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FairyFinÔść

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I've joined because I have a challenging 40 gal TALL (18├Ś20├Ś30") & need some advice on what fish will do well in deeper water. Also any tall plants that don't need CO2. I've got pretty a robust current & plan on adding a bubble curtain soon. I'm going to pull out the fake rock when I feel like diving for it to clean off any snails hanging on. Currently have 2 mollies & 1 pleco I adopted.
 

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Rocky998

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Welcome to the forum!

That's kinda a tricky tank size to stock... I just wanna flip it on its side tbh ­čśů.
I'm really not sure what fish would do good in deep water like that. That is really deep
 
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FairyFinÔść

FairyFinÔść

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It's nor so much that it's deep, but has such a small "footprint" too! I'm thinking a couple Hillstreams & a school of White Clouds after getting it planted.
 

Crispii

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Hi, and welcome.

Suggestions for tall plants that don't require CO2 would be Vallisneria, certain species of Echinodorus, and stem plants such as Hygrophila or Ludwigia.
 

Rocky998

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It's nor so much that it's deep, but has such a small "footprint" too! I'm thinking a couple Hillstreams & a school of White Clouds after getting it planted.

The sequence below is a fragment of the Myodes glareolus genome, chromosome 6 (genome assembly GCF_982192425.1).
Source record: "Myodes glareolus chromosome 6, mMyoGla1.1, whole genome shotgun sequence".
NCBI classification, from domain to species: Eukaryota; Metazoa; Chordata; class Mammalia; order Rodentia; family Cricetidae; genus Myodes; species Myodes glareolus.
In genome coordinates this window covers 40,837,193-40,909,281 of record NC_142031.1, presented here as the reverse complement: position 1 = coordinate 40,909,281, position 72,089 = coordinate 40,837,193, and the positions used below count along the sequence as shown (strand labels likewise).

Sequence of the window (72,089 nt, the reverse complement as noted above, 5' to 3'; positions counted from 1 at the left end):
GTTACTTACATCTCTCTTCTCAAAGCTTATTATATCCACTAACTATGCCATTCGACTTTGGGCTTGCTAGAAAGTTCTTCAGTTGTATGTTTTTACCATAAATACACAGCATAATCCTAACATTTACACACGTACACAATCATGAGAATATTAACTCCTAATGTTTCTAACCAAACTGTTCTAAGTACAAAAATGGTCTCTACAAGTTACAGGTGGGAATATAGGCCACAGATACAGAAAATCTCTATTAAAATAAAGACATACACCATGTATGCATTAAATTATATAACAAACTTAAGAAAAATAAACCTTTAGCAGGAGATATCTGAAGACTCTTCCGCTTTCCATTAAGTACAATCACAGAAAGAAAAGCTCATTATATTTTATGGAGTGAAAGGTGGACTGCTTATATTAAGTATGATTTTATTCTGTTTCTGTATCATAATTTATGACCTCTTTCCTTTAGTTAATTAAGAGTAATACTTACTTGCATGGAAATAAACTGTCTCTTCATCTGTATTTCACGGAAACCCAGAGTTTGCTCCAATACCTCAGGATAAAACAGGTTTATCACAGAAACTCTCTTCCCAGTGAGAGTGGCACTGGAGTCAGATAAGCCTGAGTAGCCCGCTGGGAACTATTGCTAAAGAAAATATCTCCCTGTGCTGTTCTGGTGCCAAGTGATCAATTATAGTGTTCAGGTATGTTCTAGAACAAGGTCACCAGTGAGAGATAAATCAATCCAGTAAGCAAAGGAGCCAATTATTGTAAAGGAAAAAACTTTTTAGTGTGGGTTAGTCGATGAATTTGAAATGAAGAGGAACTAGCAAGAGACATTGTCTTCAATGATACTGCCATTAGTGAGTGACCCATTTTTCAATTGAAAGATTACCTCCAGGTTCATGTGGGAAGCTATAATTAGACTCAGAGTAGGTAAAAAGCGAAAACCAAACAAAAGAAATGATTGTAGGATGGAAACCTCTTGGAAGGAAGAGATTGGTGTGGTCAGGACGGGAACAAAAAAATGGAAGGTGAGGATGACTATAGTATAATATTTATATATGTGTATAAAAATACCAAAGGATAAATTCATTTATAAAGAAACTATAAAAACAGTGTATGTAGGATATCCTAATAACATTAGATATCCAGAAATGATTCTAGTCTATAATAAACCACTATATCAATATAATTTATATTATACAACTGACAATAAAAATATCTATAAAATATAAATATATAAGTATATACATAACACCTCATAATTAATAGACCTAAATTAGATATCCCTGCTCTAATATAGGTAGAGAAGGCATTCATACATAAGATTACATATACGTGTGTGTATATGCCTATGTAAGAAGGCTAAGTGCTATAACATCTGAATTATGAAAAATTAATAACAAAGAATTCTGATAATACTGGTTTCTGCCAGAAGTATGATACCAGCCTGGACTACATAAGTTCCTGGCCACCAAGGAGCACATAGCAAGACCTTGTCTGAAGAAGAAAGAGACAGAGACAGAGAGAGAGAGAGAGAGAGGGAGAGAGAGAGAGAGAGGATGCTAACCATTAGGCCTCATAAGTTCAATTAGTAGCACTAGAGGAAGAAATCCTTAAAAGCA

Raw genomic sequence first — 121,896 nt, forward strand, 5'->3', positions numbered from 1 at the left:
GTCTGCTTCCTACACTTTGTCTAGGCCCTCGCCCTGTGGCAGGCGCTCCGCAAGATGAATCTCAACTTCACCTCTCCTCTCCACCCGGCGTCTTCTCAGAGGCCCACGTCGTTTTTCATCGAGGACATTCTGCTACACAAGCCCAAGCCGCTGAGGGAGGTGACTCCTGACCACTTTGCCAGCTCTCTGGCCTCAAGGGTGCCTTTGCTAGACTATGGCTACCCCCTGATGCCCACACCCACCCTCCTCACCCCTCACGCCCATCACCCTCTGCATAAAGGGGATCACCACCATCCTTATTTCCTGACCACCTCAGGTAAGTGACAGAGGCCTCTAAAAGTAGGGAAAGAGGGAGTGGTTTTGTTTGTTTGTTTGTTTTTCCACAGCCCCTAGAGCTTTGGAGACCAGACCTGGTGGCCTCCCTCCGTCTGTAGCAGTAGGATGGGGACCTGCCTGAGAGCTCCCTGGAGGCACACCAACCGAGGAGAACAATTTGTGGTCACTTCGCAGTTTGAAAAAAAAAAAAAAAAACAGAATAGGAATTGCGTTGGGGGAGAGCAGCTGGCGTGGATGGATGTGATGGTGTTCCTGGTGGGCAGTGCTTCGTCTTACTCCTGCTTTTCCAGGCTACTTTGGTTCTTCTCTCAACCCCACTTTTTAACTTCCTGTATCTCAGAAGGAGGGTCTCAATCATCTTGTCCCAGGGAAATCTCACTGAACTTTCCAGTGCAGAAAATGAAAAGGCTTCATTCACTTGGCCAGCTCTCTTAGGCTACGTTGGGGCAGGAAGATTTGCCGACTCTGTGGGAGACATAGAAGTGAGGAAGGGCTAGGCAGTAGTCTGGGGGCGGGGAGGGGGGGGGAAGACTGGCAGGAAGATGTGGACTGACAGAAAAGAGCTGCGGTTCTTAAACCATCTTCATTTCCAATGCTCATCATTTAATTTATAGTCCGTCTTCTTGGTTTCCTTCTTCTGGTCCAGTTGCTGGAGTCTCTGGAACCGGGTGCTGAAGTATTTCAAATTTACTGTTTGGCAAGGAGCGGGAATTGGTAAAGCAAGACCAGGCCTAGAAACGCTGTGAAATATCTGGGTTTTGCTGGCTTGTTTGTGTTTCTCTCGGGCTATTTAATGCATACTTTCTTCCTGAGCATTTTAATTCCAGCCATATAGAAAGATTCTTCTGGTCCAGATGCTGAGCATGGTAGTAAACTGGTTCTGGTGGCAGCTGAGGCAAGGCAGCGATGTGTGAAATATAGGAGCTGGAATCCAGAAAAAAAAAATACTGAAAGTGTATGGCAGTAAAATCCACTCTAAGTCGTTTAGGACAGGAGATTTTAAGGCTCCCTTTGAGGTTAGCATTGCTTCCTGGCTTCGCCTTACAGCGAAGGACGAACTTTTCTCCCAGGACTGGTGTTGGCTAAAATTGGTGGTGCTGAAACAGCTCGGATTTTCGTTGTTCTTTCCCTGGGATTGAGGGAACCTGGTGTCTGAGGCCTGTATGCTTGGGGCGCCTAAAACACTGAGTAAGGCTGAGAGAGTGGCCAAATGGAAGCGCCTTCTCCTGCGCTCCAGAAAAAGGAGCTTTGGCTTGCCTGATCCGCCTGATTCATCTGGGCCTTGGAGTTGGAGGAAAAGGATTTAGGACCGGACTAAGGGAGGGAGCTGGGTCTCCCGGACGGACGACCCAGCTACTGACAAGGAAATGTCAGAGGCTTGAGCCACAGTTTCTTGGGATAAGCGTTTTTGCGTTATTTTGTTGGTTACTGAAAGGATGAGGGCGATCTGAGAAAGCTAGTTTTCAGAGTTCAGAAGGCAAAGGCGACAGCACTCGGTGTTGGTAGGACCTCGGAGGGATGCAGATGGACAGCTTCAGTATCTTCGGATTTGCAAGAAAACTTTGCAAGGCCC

Yeah that's what I'm concerned about, the footprint.
I'm not so sure if the footprint is big enough for hillstream loaches. Because you have to remember it's not just gallons for what fish can live in, it's also the actual size. I think you could get away with some corydoras and a school of mid-top dwelling fish.
 

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The water height isn't the problem, all fish can live in 3 feet of water. The issue is the surface area (length x width). That is only 18 x 20 inches and that seriously limits what can go in there.

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What is the GH (general hardness), KH (carbonate hardness) and pH of your water supply?
This information can usually be obtained from your water supply company's website or by telephoning them. If they can't help you, take a glass full of tap water to the local pet shop and get them to test it for you. Write the results down (in numbers) when they do the tests. And ask them what the results are in (eg: ppm, dGH, or something else).

Depending on what the GH of your water is, will determine what fish you should keep.

Angelfish, most tetras, barbs, Bettas, gouramis, rasbora, Corydoras and small species of suckermouth catfish all occur in soft water (GH below 150ppm) and a pH below 7.0.

Livebearers (guppies, platies, swordtails, mollies), rainbowfish and goldfish occur in medium hard water with a GH around 200-250ppm and a pH above 7.0.

If you have very hard water (GH above 300ppm) then look at African Rift Lake cichlids, or use distilled or reverse osmosis water to reduce the GH and keep fishes from softer water.

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If you have enough light, then Ambulia, Hygrophila polysperma and Vallis
 

Rocky998

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The water height isn't the problem, all fish can live in 3 feet of water. The issue is the surface area (length x width). That is only 18 x 20 inches and that seriously limits what can go in there.

--------------------
What is the GH (general hardness), KH (carbonate hardness) and pH of your water supply?